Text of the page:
One of my favourite spots in London and one of the few places I can park my cab beside the Thames is Burrell’s Wharf. There on the bend of the River near the southernmost point on the Isle of Dogs you get some sense of the size that the River Thames has become before making its way to the sea. I knew from The Knowledge that the approach road was Napier Avenue and alongside that road where the remains of a slipway used to launch the SS Great Eastern.
My fondness of the area has been tempered slightly when I read of this ill-fated ship, made more poignant at this time as we approach the 100th anniversary of Titanic’s maiden voyage.
The Great Eastern was designed by Isambard Kingdom Brunel and was by far the largest ship ever to have been built at the time. Measuring 680 feet in length it was nearly the size of the Titanic and was six times larger than any ship afloat. It would be 40 years before she was surpassed in size.
One innovation Brunel used in its construction was a double-hull which involved millions of hand driven rivets secured by 200 gangs of riveters. Unfortunately, because someone small had to squeeze inside the narrow space between the double-hulls young “bash-boys” were employed.
Twelve hour days would be spent in the cramped space with only a lighted candle providing illumination, listening to the deafening noise of the hammers. It was rumoured that some never came out and their skeletal remains were found when the ship was dismantled.
Whatever the truth was, the SS Great Eastern was certainly a jinxed ship. Its length too long to be launched stern first for fear the ship would hit the opposite bank of the Thames, she was built and launched parallel to the water.
When the massive blocks were removed the winch which was meant to control the slide spun out of control, killing one and injuring four others. The ship moved only 3ft its sheer weight drove down on the skids designed to slide it into the river and the vessel sunk into the ground. It would be some three months and all the money earmarked for fitting her out before she finally floated on the Thames.
A year elapsed before another company bought her and paid for the fitting out. Later during the sea trials, an explosion in the engine room killed at least five men and destroyed the forward funnel. In ailing health, Isambard Kingdom Brunel on hearing the news died soon afterwards. On the ship’s 4th voyage she suffered severe storm damage at sea and in 1862 when negotiating Long Island Sound on her approach to New York she hit a rocky outcrop leaving a 9ft wide by 83ft long gash and was only saved by her double-hull. The promontory which caused the damage once called North East Ribbs would later be renamed Great Eastern Rock.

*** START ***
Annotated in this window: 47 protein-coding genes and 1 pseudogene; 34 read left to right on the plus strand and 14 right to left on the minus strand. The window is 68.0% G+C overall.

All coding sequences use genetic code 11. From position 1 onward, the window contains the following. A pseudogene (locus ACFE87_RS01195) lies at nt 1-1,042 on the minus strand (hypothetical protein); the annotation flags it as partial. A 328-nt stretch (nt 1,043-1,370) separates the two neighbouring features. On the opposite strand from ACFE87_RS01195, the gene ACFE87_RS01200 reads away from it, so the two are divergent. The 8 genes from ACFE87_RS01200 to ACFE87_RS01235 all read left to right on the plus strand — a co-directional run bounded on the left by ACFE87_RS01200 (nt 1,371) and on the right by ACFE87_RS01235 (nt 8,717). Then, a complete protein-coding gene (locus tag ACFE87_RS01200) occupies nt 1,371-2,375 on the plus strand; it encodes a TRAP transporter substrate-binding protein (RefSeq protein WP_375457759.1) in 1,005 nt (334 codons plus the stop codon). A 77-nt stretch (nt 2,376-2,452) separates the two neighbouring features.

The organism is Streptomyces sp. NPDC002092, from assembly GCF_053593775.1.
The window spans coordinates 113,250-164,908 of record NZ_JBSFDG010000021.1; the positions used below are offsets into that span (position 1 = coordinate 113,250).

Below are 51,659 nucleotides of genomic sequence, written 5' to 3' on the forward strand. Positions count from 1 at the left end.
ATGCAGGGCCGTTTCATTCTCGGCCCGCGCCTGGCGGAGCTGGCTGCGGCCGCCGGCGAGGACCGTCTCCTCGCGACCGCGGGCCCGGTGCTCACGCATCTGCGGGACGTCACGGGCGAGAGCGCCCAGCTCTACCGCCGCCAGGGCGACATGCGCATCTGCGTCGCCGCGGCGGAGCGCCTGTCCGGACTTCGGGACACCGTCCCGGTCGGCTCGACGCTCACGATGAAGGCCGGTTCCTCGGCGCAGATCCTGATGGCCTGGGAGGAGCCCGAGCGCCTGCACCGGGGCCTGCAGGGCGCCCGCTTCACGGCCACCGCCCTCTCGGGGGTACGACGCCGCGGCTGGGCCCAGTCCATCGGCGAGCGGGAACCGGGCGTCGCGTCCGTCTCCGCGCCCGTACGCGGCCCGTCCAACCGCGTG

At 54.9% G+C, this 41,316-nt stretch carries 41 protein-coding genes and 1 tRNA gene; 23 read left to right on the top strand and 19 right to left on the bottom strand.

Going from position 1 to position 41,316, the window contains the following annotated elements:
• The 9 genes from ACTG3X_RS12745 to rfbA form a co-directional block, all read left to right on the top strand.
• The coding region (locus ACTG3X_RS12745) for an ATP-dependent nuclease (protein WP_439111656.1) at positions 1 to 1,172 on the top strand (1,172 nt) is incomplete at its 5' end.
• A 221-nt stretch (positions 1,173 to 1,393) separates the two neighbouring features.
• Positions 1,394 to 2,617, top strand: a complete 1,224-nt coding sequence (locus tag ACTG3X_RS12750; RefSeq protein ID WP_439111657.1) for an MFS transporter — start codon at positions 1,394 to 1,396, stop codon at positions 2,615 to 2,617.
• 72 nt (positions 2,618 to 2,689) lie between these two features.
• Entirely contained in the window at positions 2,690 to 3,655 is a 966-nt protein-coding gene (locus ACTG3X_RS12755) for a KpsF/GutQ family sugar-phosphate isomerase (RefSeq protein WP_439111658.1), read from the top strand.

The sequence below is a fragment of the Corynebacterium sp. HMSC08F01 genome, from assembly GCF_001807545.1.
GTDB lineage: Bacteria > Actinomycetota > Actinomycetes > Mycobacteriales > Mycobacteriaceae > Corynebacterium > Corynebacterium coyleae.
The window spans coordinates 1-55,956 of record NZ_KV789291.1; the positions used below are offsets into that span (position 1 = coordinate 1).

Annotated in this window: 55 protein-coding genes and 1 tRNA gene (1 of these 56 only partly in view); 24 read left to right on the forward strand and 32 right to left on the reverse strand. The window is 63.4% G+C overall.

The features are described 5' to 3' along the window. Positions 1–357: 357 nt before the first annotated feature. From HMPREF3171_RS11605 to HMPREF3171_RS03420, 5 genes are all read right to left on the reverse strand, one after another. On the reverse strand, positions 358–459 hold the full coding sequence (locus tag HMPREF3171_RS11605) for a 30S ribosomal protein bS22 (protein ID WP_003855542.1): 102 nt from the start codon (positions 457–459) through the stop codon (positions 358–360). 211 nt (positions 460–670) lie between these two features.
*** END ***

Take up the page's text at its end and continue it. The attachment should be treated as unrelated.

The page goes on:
The men who worked aboard the steamer complained of an eerie hammering noise constantly heard from far below decks. They said it often woke them from their sleep and was loud enough to be heard during storms. It was said to be made by the ghost of one of the souls left trapped between the hulls during construction.
Perhaps she is best remembered for laying the first successful trans-Atlantic telegraph cable in 1866, at the time the only ship thought to be large enough to carry the huge cable, it was said to have taken five months just to load the cable on board.
After its cable laying days, the great ship was moored on the Thames for over 12 years. Its rusty hull was once proposed to be used as a floating prison, but in the end in 1888 she was cut up for scrap. The only reminder of this great ship is the old slipway and the shipyard’s owner remembered in the road beside it – Napier Avenue. Curiously another part of her is to be found at a football club. At the time of her break-up, Liverpool Football Club was looking for a flagpole for their Anfield ground and consequently purchased her topmast. It still stands there today, at the Kop end.
A version of this post was published by CabbieBlog on 6th March 2012